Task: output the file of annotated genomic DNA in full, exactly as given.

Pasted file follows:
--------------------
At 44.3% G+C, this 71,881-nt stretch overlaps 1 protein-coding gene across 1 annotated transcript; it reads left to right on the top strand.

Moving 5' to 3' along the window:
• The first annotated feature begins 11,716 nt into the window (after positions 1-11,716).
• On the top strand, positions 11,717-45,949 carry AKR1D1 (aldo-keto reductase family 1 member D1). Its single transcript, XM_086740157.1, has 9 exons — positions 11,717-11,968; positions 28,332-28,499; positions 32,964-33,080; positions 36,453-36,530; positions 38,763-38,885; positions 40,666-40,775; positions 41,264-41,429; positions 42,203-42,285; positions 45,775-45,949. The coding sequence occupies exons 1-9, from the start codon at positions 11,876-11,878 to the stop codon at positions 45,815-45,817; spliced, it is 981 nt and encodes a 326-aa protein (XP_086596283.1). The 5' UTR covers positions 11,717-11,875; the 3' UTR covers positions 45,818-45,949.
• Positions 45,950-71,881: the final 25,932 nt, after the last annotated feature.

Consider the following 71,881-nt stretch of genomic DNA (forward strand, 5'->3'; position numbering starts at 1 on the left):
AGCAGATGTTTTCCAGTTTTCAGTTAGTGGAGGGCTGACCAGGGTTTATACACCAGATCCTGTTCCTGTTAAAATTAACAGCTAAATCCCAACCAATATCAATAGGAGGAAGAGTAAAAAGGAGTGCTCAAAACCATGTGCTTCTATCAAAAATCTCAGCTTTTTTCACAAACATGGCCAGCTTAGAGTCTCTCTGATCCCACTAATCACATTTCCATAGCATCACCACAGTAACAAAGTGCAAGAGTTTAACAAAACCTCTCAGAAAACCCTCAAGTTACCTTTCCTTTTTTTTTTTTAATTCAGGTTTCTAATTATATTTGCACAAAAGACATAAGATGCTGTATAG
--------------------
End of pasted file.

At 44.3% G+C, this 71,881-nt stretch overlaps 1 protein-coding gene across 1 annotated transcript; it reads left to right on the top strand.

Moving 5' to 3' along the window:
• The first annotated feature begins 11,716 nt into the window (after positions 1-11,716).
• On the top strand, positions 11,717-45,949 carry AKR1D1 (aldo-keto reductase family 1 member D1). Its single transcript, XM_086740157.1, has 9 exons — positions 11,717-11,968; positions 28,332-28,499; positions 32,964-33,080; positions 36,453-36,530; positions 38,763-38,885; positions 40,666-40,775; positions 41,264-41,429; positions 42,203-42,285; positions 45,775-45,949. The coding sequence occupies exons 1-9, from the start codon at positions 11,876-11,878 to the stop codon at positions 45,815-45,817; spliced, it is 981 nt and encodes a 326-aa protein (XP_086596283.1). The 5' UTR covers positions 11,717-11,875; the 3' UTR covers positions 45,818-45,949.
• Positions 45,950-71,881: the final 25,932 nt, after the last annotated feature.

Consider the following 71,881-nt stretch of genomic DNA (forward strand, 5'->3'; position numbering starts at 1 on the left):
AGCAGATGTTTTCCAGTTTTCAGTTAGTGGAGGGCTGACCAGGGTTTATACACCAGATCCTGTTCCTGTTAAAATTAACAGCTAAATCCCAACCAATATCAATAGGAGGAAGAGTAAAAAGGAGTGCTCAAAACCATGTGCTTCTATCAAAAATCTCAGCTTTTTTCACAAACATGGCCAGCTTAGAGTCTCTCTGATCCCACTAATCACATTTCCATAGCATCACCACAGTAACAAAGTGCAAGAGTTTAACAAAACCTCTCAGAAAACCCTCAAGTTACCTTTCCTTTTTTTTTTTTAATTCAGGTTTCTAATTATATTTGCACAAAAGACATAAGATGCTGTATAG